[SOLVED] Help with spiral timer shader

I’ve made a shader that mimics the sprial cooldown/timer effect that many games use to indicate that an ability or action cannot be used until the timer ends.

I thought I got it working, but there appears to be some inconsistency in the speed of the spiral

In this gif you will notice that the spiral drastically speeds up for just a moment when it is just past the half way mark (from 6 to 7 o clock approximately) and slows down towards the end as well.

Here’s the code, I figured out a hacky way to do this using the dot product function as opposed to some other math related to triangles/circles that was beyond my math skills.

Unless my code is wrong and I’m overlooking something, then I’m starting to believe that using dot product here is not correct and doesn’t produce visually linear results even though it technically works. In which case I could use help doing this in a more mathematical way :slightly_smiling_face:

    vec3 centerPoint = vec3(0.0, 0.0, 0.0);
    
    vec3 dirToPixelPoint = normalize(vertCoords.xyz - centerPoint.xyz);        
    vec3 upVec = normalize(vec3(0, 0, 1));        
    
    float dotValue = dot(dirToPixelPoint, upVec);
    
    
    dotValue ++; //put all dot values in range of 0-2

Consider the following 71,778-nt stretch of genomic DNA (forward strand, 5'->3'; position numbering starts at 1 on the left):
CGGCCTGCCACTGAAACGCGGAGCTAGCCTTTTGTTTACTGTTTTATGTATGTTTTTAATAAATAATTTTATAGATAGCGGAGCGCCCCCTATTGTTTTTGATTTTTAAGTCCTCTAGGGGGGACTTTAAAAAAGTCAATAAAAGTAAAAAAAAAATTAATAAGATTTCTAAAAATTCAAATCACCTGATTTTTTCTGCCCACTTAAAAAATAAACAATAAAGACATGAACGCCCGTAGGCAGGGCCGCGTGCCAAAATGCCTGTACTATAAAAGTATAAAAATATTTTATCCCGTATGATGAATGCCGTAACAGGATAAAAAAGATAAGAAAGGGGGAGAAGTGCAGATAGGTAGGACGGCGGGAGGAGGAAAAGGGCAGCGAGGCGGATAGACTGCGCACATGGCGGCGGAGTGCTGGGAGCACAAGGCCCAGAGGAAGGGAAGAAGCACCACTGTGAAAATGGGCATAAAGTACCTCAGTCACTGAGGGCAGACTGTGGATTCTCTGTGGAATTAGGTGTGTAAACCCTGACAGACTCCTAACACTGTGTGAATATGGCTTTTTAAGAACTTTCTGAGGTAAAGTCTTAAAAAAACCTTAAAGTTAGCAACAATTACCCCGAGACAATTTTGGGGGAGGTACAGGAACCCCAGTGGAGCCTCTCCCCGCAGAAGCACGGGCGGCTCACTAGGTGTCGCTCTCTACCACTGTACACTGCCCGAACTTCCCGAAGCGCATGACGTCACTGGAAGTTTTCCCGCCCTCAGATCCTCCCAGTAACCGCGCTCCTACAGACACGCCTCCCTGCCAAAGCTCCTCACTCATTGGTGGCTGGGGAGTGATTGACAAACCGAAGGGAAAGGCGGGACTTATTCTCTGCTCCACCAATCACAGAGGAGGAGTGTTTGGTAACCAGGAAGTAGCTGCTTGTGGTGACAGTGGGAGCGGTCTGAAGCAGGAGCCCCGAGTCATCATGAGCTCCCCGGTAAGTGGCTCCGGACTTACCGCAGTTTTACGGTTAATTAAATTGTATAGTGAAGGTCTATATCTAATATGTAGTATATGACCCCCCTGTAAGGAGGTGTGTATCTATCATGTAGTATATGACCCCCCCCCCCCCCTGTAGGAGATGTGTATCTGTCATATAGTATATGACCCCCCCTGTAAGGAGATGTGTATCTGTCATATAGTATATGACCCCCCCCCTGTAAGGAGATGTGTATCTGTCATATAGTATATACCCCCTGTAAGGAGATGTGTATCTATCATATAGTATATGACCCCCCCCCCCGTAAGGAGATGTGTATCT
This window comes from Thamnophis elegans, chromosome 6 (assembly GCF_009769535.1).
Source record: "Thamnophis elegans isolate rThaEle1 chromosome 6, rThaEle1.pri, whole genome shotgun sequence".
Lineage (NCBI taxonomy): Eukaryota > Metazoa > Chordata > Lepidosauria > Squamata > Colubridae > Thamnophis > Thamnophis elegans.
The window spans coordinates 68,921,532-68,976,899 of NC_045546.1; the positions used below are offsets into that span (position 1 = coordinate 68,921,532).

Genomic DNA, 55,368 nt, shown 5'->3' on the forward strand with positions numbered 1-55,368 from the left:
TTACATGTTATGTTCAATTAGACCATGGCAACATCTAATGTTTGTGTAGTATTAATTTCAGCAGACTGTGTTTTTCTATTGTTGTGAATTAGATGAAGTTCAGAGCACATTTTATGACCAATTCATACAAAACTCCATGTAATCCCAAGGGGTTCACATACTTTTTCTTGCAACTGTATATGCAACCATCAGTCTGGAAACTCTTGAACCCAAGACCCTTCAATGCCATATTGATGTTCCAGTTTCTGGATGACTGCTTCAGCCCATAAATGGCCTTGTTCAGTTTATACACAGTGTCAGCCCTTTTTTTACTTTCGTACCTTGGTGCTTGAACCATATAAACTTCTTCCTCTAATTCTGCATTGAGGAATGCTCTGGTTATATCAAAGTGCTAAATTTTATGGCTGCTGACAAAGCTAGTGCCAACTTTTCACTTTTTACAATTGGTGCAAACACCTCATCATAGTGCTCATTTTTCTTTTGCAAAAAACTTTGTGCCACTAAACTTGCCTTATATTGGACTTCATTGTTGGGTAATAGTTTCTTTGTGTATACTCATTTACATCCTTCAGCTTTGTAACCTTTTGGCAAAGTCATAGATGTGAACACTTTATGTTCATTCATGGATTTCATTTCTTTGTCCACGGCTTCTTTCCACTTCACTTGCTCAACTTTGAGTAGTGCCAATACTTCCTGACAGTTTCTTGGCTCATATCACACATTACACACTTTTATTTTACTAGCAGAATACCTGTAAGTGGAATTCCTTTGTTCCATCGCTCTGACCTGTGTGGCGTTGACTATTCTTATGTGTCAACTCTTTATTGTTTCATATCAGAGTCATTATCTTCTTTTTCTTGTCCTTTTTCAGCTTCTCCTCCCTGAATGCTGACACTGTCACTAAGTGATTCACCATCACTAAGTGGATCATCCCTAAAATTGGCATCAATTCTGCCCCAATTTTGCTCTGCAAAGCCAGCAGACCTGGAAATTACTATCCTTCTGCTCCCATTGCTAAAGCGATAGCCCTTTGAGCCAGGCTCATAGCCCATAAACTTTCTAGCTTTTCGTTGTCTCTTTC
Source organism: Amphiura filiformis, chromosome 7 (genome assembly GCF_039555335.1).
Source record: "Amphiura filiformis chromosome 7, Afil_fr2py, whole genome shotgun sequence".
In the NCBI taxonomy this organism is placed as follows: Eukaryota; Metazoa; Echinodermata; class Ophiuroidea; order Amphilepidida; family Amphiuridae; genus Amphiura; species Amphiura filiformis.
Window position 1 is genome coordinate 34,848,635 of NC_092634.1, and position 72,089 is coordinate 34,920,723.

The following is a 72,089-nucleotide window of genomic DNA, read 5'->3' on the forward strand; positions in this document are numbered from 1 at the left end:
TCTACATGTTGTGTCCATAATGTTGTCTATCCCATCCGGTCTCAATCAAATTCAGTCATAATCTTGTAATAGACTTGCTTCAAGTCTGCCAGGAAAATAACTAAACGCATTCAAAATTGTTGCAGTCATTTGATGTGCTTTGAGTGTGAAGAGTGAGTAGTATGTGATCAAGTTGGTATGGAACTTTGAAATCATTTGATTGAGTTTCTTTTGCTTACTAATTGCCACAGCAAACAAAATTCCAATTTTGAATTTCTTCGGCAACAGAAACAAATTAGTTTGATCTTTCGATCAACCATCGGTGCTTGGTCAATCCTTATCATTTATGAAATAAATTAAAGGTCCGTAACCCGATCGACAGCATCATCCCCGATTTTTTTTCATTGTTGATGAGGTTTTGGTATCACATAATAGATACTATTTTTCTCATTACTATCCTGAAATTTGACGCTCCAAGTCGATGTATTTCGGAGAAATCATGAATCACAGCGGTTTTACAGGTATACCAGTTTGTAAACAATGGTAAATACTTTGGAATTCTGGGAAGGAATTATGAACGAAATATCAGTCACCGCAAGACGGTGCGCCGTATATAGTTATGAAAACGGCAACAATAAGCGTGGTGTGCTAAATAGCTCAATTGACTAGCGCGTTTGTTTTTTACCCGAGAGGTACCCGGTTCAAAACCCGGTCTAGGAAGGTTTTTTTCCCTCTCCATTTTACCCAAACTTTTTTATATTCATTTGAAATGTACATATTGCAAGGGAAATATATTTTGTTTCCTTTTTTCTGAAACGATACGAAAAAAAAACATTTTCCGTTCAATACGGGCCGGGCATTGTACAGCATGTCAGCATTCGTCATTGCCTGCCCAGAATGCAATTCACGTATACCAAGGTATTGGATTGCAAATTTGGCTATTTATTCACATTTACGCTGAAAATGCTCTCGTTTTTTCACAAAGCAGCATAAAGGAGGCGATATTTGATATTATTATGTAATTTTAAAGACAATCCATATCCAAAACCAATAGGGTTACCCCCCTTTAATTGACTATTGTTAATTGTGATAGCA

if(vertCoords.x < 0){ //put values on left side in range of 2-4
        
        dotValue = 2 - dotValue;
        dotValue += 2;
        
    } 
    
    
    dotValue *= 0.25; //put values back into range of 0-1
  
    if(dotValue > m_CurrentCooldownPercent){
        color.rgba = vec4(0.0004, 0.0004, 0.0005, 0.98);
    }else{
        color.rgba = vec4(0.0);
    }

I tried using vert coords as well as tex coords, both produce the same result. Also here’s the java code sending in the CurrentCooldownPercent value just to assure that I’m sending a proper value to the shader.

public void update(float tpf){
    float cdPctVal = 0f;
    if(bookItem != null){
        float currCd = bookItem.getCd();
        float totalCd = bookItem.getTotalCoolDown();
        
        if(currCd > 0){
            cdPctVal =  currCd / totalCd;
        }
    }
    
    if(actionOverlayMat != null){
       actionOverlayMat.setFloat("CurrentCooldownPercent", 1 - cdPctVal);
    }
}

Any help is appreciated :slightly_smiling_face: I also hope this code can maybe be useful to some other monkeys, especially once the speed inaccuracy is fixed.

1 Like

I’m pretty sure the dot product is not appropriate here (and that makes me sad because it’s my very favorite math thing). Admittedly, I do now know how you got where you are so maybe you derived this somehow… I’ve been heads down in “work breakdown structures” for the past two days and can’t properly math at the moment.

However, some red flags:

This vector will already be normalized by definition.

This will always be just dirToPixelPoint.z

So to be honest, unless there is code missing, I have trouble seeing how this works at all. For this code to produce what’s in your video, I’m definitely missing something.

I believe you are better off doing the trig functions here.

Something like:

vec3 dirToPixelPoint = normalize(vertCoords.xyz - centerPoint.xyz);  
float rads = atan2(dirToPixelPoint.y, dirToPixelPoint.x); // though your code indicates maybe switch .z for .y
float coolDownRads = m_CurrentCoolDownPercent * TWO_PI;  // make a TWO_PI constant
if( rads > coolDownRads ) {
    color.rgba = vec4(0.0004, 0.0004, 0.0005, 0.98);
} else {
    color.rgba = vec4(0.0);
}